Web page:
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Government News

U.S. Sen. Joe Donnelly (D-Ind.) was one of a bipartisan group of senators that brokered the deal to re-open the government after a three-day shutdown.

Non-essential operations were suspended Saturday when Congress failed to pass a budget to keep the federal government moving. The deadlock ended Monday after the Senate passed a short-term spending bill after Republicans promised a future vote on immigration policies.

Senate Committee Begins Debate On Hate Crimes Bill

Jan 23, 2018

Debate on a hate crimes bill was emotional and, at times, heated Tuesday as a Senate committee kicked off conversation on the issue.

Indiana is one of five states without a hate, or bias crimes, law. The legislation would allow judges to impose harsher sentences if a crime was committed in part because of a victim’s characteristics – such as race, religion, sexual orientation, or gender identity.

Noah Coffey / https://www.flickr.com/photos/noahwesley/

West Lafayette representatives are condemning hate speech posted at a local church over the weekend.

Racial slurs and threatening language were displayed on posters tacked outside of the Unitarian Universalist Church.

Rep. Sheila Klinker (D-Lafayette) says she’s shocked and concerned, especially since the incident happened at night.

“They are doing this behind everyone’s back and will not admit that they’re doing it because they know most of the people in our area do not agree with this and certainly are not on their side,” Klinker says.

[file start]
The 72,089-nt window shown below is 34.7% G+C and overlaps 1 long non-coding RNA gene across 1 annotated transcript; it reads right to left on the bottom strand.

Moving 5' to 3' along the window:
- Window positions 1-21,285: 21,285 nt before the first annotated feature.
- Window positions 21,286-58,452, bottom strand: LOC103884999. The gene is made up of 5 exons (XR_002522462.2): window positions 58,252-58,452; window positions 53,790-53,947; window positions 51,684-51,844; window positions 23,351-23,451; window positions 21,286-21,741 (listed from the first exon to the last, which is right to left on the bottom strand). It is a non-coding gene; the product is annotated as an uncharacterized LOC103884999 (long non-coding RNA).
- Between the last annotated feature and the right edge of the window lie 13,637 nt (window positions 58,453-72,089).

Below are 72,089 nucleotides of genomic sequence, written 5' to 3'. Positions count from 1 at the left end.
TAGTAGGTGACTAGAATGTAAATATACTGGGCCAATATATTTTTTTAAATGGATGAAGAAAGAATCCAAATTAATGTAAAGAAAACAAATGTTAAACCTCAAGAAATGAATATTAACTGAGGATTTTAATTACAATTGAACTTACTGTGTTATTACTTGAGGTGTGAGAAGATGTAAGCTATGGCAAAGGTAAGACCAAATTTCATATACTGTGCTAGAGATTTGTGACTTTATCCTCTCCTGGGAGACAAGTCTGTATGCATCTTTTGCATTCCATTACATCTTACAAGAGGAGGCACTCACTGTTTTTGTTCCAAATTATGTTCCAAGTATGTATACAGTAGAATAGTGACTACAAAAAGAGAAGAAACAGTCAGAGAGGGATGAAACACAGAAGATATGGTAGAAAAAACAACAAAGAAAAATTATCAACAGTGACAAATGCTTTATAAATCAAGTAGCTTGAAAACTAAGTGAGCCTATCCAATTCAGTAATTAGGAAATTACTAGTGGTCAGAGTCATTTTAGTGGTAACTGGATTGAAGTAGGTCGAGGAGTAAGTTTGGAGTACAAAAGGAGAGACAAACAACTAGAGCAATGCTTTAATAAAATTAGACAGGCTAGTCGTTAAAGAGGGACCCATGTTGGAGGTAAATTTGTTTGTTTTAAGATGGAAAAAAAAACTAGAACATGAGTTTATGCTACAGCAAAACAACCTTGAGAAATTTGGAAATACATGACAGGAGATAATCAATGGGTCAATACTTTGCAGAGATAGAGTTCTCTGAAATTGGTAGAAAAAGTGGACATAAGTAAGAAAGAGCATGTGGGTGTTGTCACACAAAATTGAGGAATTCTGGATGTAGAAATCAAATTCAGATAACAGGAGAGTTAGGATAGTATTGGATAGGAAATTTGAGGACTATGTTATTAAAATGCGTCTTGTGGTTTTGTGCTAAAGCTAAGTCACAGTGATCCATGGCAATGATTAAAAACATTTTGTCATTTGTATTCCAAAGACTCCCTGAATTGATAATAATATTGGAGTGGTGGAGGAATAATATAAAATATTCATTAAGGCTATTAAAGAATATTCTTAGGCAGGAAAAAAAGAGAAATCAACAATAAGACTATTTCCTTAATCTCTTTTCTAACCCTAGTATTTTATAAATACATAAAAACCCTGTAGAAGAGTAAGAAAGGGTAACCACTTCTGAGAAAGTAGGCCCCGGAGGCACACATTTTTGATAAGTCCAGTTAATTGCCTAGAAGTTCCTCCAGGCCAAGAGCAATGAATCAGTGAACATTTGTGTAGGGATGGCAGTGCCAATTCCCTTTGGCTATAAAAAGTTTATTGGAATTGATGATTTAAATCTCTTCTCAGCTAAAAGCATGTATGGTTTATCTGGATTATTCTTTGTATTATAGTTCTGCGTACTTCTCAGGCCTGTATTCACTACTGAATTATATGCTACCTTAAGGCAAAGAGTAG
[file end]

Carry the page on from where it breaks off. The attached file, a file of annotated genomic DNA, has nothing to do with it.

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Jacob Sippel / US Navy

After letting funding lapse for 114 days, the United States has reached an agreement for funding CHIP, the federally-run health insurance program for children and pregnant mothers.

Charlotte Tuggle / WBAA

West Lafayette officials believe the city has the money to build an indoor recreation center in Cumberland Park, but say they won’t sign off on the idea until it’s garnered enough community support.

A few dozen residents gave input at two Tuesday open houses. The goal was two-fold: ask whether residents want a rec center and gauge what amenities it’d need so people would buy memberships, says redevelopment commission chair Larry Oates.

“You’ve heard of Build-A-Bear, at the malls and stuff – this is our Build-A-Rec Center program,” Oates says.

A House committee cautiously began debate Tuesday on what the committee chair calls “a touchy subject” – township government reform.

The legislation would force townships with less than 1,200 people to merge with an adjacent township by 2023. That mandate would eliminate about 1,200 elected officials.

Indiana Township Association President Debbie Driscoll says her organization supports such reform.

Gov. Eric Holcomb sought in his State of the State to reassure Hoosiers his administration will do “whatever it takes” to fix problems at the Department of Child Services.

But Democratic legislative leaders say Holcomb’s address lacked boldness and leadership, particularly when it comes to the ongoing DCS crisis.

Military veterans won’t have certain financial resources considered when applying for tuition aid under legislation advanced Tuesday.

Republican Senate Leaders Outline 2018 Priorities

Jan 8, 2018

Senate Republican leaders outlined their 2018 priorities Monday. Those priorities include Sunday alcohol sales, the roll-out of mandated prescription monitoring to prevent opioid abuse, workforce development, and the regulation of property seizure.

Also included in those priorities is a bill to cover a school funding gap, by allowing the State Budget Agency to transfer reserve money.

All Hoosier voters could cast absentee ballots by mail without any excuse under legislation advanced Monday by a Senate panel.

Under current law, a voter must provide a reason they’re voting absentee by mail – for instance, they’ll be out of town on Election Day. The bill from Sen. Frank Mrvan (D-Hammond) would eliminate that requirement – anyone could vote absentee by mail.

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